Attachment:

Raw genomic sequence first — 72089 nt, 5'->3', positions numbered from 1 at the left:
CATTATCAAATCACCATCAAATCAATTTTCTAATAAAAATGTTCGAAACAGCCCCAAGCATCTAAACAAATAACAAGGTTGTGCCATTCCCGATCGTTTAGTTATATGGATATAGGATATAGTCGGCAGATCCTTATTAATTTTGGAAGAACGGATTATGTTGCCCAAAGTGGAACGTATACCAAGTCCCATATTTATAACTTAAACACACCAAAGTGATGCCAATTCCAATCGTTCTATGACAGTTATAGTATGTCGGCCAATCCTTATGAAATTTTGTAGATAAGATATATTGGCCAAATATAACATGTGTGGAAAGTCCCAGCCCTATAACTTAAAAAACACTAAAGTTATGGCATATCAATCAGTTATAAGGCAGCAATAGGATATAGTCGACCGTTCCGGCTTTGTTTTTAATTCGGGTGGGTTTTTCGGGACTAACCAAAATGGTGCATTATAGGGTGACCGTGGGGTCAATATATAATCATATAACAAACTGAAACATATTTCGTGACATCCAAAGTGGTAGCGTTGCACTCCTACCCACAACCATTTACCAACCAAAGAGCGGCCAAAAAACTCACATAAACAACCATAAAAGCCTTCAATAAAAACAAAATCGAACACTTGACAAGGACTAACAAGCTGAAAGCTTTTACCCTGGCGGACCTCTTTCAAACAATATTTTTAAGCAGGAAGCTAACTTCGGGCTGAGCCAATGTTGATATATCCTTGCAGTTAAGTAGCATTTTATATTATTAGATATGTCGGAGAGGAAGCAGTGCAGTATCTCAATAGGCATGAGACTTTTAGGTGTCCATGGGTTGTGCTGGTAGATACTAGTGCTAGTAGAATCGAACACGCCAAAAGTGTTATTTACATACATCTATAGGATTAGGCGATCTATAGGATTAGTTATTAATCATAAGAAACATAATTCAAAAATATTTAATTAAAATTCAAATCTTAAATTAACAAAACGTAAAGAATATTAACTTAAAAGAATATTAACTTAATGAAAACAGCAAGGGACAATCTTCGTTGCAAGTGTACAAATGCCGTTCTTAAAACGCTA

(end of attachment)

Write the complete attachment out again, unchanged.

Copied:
Raw genomic sequence first — 72089 nt, 5'->3', positions numbered from 1 at the left:
CATTATCAAATCACCATCAAATCAATTTTCTAATAAAAATGTTCGAAACAGCCCCAAGCATCTAAACAAATAACAAGGTTGTGCCATTCCCGATCGTTTAGTTATATGGATATAGGATATAGTCGGCAGATCCTTATTAATTTTGGAAGAACGGATTATGTTGCCCAAAGTGGAACGTATACCAAGTCCCATATTTATAACTTAAACACACCAAAGTGATGCCAATTCCAATCGTTCTATGACAGTTATAGTATGTCGGCCAATCCTTATGAAATTTTGTAGATAAGATATATTGGCCAAATATAACATGTGTGGAAAGTCCCAGCCCTATAACTTAAAAAACACTAAAGTTATGGCATATCAATCAGTTATAAGGCAGCAATAGGATATAGTCGACCGTTCCGGCTTTGTTTTTAATTCGGGTGGGTTTTTCGGGACTAACCAAAATGGTGCATTATAGGGTGACCGTGGGGTCAATATATAATCATATAACAAACTGAAACATATTTCGTGACATCCAAAGTGGTAGCGTTGCACTCCTACCCACAACCATTTACCAACCAAAGAGCGGCCAAAAAACTCACATAAACAACCATAAAAGCCTTCAATAAAAACAAAATCGAACACTTGACAAGGACTAACAAGCTGAAAGCTTTTACCCTGGCGGACCTCTTTCAAACAATATTTTTAAGCAGGAAGCTAACTTCGGGCTGAGCCAATGTTGATATATCCTTGCAGTTAAGTAGCATTTTATATTATTAGATATGTCGGAGAGGAAGCAGTGCAGTATCTCAATAGGCATGAGACTTTTAGGTGTCCATGGGTTGTGCTGGTAGATACTAGTGCTAGTAGAATCGAACACGCCAAAAGTGTTATTTACATACATCTATAGGATTAGGCGATCTATAGGATTAGTTATTAATCATAAGAAACATAATTCAAAAATATTTAATTAAAATTCAAATCTTAAATTAACAAAACGTAAAGAATATTAACTTAAAAGAATATTAACTTAATGAAAACAGCAAGGGACAATCTTCGTTGCAAGTGTACAAATGCCGTTCTTAAAACGCTA